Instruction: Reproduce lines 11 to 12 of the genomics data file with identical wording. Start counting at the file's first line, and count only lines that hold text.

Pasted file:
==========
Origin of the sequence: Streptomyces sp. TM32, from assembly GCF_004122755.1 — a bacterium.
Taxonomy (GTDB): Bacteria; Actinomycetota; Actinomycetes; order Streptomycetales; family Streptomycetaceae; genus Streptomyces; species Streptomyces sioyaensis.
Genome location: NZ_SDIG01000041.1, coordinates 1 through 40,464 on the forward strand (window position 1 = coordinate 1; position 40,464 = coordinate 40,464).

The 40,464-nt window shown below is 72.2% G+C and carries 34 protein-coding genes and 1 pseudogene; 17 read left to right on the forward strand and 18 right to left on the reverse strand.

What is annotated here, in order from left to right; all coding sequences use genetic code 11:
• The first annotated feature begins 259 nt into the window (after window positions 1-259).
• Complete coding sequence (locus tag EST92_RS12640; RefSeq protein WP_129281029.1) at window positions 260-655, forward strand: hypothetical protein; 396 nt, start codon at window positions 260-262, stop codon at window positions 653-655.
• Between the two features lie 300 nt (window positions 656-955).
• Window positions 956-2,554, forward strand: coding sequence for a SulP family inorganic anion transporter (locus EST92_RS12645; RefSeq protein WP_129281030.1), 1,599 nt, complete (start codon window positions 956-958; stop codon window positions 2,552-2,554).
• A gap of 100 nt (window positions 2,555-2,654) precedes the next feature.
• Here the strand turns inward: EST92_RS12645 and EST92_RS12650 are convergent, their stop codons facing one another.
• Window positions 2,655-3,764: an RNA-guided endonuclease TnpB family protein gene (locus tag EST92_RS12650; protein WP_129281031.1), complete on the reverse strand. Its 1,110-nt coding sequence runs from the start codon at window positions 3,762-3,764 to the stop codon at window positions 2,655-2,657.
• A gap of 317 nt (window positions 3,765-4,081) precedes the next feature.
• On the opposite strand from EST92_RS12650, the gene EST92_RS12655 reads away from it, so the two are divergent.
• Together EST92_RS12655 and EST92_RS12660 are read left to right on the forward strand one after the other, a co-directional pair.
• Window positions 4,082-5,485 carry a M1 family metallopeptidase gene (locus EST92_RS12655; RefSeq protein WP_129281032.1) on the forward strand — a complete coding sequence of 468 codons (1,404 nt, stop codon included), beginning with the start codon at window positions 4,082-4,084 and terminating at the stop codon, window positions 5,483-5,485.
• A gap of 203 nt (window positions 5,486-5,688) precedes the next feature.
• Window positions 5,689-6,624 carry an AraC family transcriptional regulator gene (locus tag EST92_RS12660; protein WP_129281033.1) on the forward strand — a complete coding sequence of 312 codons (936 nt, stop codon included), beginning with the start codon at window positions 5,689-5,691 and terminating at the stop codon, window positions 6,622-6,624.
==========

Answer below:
• Here the strand turns inward: EST92_RS12645 and EST92_RS12650 are convergent, their stop codons facing one another.
• Window positions 2,655-3,764: an RNA-guided endonuclease TnpB family protein gene (locus tag EST92_RS12650; protein WP_129281031.1), complete on the reverse strand. Its 1,110-nt coding sequence runs from the start codon at window positions 3,762-3,764 to the stop codon at window positions 2,655-2,657.